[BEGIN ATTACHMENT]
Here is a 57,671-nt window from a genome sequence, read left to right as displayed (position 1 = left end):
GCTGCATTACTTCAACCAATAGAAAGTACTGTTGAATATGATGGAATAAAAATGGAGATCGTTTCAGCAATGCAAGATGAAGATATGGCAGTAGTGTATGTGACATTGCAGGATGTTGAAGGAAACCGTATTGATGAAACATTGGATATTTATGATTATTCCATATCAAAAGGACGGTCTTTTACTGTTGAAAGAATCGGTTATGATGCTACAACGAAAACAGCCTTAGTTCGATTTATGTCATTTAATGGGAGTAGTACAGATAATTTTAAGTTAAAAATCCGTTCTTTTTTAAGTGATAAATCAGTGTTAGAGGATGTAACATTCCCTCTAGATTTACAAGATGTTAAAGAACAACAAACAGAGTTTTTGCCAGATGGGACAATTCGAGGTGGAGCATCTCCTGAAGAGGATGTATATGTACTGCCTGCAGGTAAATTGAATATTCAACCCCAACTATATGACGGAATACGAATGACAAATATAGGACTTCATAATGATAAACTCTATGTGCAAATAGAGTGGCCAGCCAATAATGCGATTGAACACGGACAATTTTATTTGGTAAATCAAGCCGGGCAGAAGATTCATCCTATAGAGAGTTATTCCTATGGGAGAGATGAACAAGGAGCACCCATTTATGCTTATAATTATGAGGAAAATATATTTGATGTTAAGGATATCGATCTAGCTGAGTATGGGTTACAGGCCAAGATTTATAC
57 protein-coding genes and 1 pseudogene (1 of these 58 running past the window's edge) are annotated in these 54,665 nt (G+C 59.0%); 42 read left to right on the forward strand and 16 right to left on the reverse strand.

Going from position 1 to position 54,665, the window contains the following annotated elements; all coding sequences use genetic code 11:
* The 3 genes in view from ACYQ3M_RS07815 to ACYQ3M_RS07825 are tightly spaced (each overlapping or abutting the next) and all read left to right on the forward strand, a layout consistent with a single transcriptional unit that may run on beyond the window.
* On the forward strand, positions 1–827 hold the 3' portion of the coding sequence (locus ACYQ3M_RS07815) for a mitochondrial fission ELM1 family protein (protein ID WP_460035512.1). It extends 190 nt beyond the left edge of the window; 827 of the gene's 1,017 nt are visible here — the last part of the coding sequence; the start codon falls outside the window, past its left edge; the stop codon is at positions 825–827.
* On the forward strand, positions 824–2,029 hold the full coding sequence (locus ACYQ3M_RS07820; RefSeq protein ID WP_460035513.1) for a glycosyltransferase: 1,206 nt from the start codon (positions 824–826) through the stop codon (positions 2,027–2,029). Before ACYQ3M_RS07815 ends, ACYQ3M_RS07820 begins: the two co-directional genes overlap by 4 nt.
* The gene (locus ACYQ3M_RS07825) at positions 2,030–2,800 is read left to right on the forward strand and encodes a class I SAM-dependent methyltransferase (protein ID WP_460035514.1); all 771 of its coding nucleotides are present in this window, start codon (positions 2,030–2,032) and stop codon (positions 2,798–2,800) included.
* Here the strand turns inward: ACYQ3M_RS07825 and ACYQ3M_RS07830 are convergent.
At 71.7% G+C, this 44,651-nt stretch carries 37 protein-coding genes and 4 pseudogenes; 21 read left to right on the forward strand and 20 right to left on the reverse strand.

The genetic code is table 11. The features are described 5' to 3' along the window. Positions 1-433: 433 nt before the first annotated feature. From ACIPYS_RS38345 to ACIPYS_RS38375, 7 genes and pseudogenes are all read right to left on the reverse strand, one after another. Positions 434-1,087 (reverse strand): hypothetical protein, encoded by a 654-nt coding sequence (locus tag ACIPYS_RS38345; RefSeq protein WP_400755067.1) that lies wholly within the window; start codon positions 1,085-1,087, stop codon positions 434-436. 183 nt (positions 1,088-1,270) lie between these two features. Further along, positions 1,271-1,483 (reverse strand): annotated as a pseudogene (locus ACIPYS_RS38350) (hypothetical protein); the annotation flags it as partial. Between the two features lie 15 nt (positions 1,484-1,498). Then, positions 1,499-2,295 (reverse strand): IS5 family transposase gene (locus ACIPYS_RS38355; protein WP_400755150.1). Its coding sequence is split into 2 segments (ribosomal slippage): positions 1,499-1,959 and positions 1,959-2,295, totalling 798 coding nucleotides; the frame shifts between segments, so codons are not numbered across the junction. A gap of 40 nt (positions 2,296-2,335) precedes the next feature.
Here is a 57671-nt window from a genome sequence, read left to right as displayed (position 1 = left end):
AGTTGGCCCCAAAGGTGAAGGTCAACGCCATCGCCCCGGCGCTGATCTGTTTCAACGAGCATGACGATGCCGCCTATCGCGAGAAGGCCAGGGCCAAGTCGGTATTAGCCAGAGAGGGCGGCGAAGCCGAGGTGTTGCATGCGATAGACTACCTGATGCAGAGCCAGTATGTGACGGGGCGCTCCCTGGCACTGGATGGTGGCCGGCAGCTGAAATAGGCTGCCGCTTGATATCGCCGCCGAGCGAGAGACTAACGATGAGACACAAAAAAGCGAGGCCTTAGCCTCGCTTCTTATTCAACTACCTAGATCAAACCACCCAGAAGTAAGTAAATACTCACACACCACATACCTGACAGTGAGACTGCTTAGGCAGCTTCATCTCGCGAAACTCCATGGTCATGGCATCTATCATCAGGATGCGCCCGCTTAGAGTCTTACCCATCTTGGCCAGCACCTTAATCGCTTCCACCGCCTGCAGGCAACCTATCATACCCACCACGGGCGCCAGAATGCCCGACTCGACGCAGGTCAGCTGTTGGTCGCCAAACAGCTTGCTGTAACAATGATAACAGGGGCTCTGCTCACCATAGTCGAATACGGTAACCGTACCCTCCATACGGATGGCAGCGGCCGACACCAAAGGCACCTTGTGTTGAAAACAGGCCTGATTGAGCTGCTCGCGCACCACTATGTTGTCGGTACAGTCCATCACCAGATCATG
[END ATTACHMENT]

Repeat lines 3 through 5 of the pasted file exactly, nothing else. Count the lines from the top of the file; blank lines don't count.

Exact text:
57 protein-coding genes and 1 pseudogene (1 of these 58 running past the window's edge) are annotated in these 54,665 nt (G+C 59.0%); 42 read left to right on the forward strand and 16 right to left on the reverse strand.

Going from position 1 to position 54,665, the window contains the following annotated elements; all coding sequences use genetic code 11:
* The 3 genes in view from ACYQ3M_RS07815 to ACYQ3M_RS07825 are tightly spaced (each overlapping or abutting the next) and all read left to right on the forward strand, a layout consistent with a single transcriptional unit that may run on beyond the window.